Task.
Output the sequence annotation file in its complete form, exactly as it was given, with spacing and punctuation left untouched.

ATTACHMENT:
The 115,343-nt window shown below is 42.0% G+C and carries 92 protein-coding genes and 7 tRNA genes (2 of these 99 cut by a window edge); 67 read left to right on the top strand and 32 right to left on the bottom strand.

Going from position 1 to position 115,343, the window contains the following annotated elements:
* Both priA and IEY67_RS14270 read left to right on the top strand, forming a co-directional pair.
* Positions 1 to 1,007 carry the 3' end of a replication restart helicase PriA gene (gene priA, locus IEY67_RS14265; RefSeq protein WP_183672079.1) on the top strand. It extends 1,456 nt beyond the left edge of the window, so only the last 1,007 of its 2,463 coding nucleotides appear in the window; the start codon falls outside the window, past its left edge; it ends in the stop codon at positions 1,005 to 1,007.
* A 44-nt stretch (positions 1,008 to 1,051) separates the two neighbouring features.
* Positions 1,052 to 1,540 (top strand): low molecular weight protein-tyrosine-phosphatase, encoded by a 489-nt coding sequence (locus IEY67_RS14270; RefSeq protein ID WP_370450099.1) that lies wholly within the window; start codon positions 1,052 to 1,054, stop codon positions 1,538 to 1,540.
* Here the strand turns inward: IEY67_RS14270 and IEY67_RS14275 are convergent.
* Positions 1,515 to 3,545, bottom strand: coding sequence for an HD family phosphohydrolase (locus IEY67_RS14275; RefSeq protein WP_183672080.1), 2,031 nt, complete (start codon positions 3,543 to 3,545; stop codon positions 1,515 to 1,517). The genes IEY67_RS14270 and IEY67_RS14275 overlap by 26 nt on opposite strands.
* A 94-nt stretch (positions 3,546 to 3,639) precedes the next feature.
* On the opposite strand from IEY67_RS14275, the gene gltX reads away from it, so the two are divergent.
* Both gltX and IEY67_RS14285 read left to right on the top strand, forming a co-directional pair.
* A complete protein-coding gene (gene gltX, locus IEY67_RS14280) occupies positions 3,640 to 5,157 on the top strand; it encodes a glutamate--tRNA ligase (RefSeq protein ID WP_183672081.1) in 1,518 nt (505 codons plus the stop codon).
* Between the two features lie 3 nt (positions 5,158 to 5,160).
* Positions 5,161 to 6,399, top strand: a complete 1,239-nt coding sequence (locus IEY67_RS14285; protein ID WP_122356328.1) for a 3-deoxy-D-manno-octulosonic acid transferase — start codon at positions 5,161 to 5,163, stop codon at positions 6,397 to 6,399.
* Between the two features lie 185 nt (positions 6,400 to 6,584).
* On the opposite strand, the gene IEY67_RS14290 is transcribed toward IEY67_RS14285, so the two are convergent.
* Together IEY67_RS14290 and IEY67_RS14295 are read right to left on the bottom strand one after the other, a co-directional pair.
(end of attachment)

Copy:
The 115,343-nt window shown below is 42.0% G+C and carries 92 protein-coding genes and 7 tRNA genes (2 of these 99 cut by a window edge); 67 read left to right on the top strand and 32 right to left on the bottom strand.

Going from position 1 to position 115,343, the window contains the following annotated elements:
* Both priA and IEY67_RS14270 read left to right on the top strand, forming a co-directional pair.
* Positions 1 to 1,007 carry the 3' end of a replication restart helicase PriA gene (gene priA, locus IEY67_RS14265; RefSeq protein WP_183672079.1) on the top strand. It extends 1,456 nt beyond the left edge of the window, so only the last 1,007 of its 2,463 coding nucleotides appear in the window; the start codon falls outside the window, past its left edge; it ends in the stop codon at positions 1,005 to 1,007.
* A 44-nt stretch (positions 1,008 to 1,051) separates the two neighbouring features.
* Positions 1,052 to 1,540 (top strand): low molecular weight protein-tyrosine-phosphatase, encoded by a 489-nt coding sequence (locus IEY67_RS14270; RefSeq protein ID WP_370450099.1) that lies wholly within the window; start codon positions 1,052 to 1,054, stop codon positions 1,538 to 1,540.
* Here the strand turns inward: IEY67_RS14270 and IEY67_RS14275 are convergent.
* Positions 1,515 to 3,545, bottom strand: coding sequence for an HD family phosphohydrolase (locus IEY67_RS14275; RefSeq protein WP_183672080.1), 2,031 nt, complete (start codon positions 3,543 to 3,545; stop codon positions 1,515 to 1,517). The genes IEY67_RS14270 and IEY67_RS14275 overlap by 26 nt on opposite strands.
* A 94-nt stretch (positions 3,546 to 3,639) precedes the next feature.
* On the opposite strand from IEY67_RS14275, the gene gltX reads away from it, so the two are divergent.
* Both gltX and IEY67_RS14285 read left to right on the top strand, forming a co-directional pair.
* A complete protein-coding gene (gene gltX, locus IEY67_RS14280) occupies positions 3,640 to 5,157 on the top strand; it encodes a glutamate--tRNA ligase (RefSeq protein ID WP_183672081.1) in 1,518 nt (505 codons plus the stop codon).
* Between the two features lie 3 nt (positions 5,158 to 5,160).
* Positions 5,161 to 6,399, top strand: a complete 1,239-nt coding sequence (locus IEY67_RS14285; protein ID WP_122356328.1) for a 3-deoxy-D-manno-octulosonic acid transferase — start codon at positions 5,161 to 5,163, stop codon at positions 6,397 to 6,399.
* Between the two features lie 185 nt (positions 6,400 to 6,584).
* On the opposite strand, the gene IEY67_RS14290 is transcribed toward IEY67_RS14285, so the two are convergent.
* Together IEY67_RS14290 and IEY67_RS14295 are read right to left on the bottom strand one after the other, a co-directional pair.